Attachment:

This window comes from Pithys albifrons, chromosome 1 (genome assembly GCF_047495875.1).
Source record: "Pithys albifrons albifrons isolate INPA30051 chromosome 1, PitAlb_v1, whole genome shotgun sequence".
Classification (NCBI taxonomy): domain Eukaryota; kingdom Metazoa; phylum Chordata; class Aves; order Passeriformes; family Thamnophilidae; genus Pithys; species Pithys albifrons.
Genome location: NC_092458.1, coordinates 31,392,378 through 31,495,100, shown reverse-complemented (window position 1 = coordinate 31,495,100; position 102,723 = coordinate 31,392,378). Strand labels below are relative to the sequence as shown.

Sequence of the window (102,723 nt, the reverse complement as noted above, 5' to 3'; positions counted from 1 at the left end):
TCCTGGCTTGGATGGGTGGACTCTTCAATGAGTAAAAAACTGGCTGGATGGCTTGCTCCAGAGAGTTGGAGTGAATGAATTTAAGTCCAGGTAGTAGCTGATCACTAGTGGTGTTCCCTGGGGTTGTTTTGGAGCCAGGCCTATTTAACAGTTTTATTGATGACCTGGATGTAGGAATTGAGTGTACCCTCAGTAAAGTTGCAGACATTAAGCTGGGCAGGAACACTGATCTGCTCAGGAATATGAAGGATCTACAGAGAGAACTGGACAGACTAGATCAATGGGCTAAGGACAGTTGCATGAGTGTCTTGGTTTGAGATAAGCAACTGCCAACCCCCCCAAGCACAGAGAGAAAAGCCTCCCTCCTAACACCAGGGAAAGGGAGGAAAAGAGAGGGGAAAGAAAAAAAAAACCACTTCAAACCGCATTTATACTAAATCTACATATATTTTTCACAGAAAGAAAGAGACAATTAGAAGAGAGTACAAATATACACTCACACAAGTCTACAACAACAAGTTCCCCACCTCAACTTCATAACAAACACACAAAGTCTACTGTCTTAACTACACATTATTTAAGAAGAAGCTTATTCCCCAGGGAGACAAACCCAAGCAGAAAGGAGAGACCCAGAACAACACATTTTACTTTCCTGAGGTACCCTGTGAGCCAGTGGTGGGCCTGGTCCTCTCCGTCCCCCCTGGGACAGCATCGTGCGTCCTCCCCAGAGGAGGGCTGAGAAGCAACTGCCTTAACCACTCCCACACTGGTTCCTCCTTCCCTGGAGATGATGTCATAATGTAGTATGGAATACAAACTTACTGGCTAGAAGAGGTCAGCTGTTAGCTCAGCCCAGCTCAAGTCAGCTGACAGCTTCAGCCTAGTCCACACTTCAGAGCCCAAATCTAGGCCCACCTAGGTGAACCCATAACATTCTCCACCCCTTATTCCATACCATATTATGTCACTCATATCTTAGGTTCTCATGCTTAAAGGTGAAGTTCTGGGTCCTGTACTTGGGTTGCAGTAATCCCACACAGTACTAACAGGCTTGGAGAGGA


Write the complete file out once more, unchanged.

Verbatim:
This window comes from Pithys albifrons, chromosome 1 (genome assembly GCF_047495875.1).
Source record: "Pithys albifrons albifrons isolate INPA30051 chromosome 1, PitAlb_v1, whole genome shotgun sequence".
Classification (NCBI taxonomy): domain Eukaryota; kingdom Metazoa; phylum Chordata; class Aves; order Passeriformes; family Thamnophilidae; genus Pithys; species Pithys albifrons.
Genome location: NC_092458.1, coordinates 31,392,378 through 31,495,100, shown reverse-complemented (window position 1 = coordinate 31,495,100; position 102,723 = coordinate 31,392,378). Strand labels below are relative to the sequence as shown.

Sequence of the window (102,723 nt, the reverse complement as noted above, 5' to 3'; positions counted from 1 at the left end):
TCCTGGCTTGGATGGGTGGACTCTTCAATGAGTAAAAAACTGGCTGGATGGCTTGCTCCAGAGAGTTGGAGTGAATGAATTTAAGTCCAGGTAGTAGCTGATCACTAGTGGTGTTCCCTGGGGTTGTTTTGGAGCCAGGCCTATTTAACAGTTTTATTGATGACCTGGATGTAGGAATTGAGTGTACCCTCAGTAAAGTTGCAGACATTAAGCTGGGCAGGAACACTGATCTGCTCAGGAATATGAAGGATCTACAGAGAGAACTGGACAGACTAGATCAATGGGCTAAGGACAGTTGCATGAGTGTCTTGGTTTGAGATAAGCAACTGCCAACCCCCCCAAGCACAGAGAGAAAAGCCTCCCTCCTAACACCAGGGAAAGGGAGGAAAAGAGAGGGGAAAGAAAAAAAAAACCACTTCAAACCGCATTTATACTAAATCTACATATATTTTTCACAGAAAGAAAGAGACAATTAGAAGAGAGTACAAATATACACTCACACAAGTCTACAACAACAAGTTCCCCACCTCAACTTCATAACAAACACACAAAGTCTACTGTCTTAACTACACATTATTTAAGAAGAAGCTTATTCCCCAGGGAGACAAACCCAAGCAGAAAGGAGAGACCCAGAACAACACATTTTACTTTCCTGAGGTACCCTGTGAGCCAGTGGTGGGCCTGGTCCTCTCCGTCCCCCCTGGGACAGCATCGTGCGTCCTCCCCAGAGGAGGGCTGAGAAGCAACTGCCTTAACCACTCCCACACTGGTTCCTCCTTCCCTGGAGATGATGTCATAATGTAGTATGGAATACAAACTTACTGGCTAGAAGAGGTCAGCTGTTAGCTCAGCCCAGCTCAAGTCAGCTGACAGCTTCAGCCTAGTCCACACTTCAGAGCCCAAATCTAGGCCCACCTAGGTGAACCCATAACATTCTCCACCCCTTATTCCATACCATATTATGTCACTCATATCTTAGGTTCTCATGCTTAAAGGTGAAGTTCTGGGTCCTGTACTTGGGTTGCAGTAATCCCACACAGTACTAACAGGCTTGGAGAGGA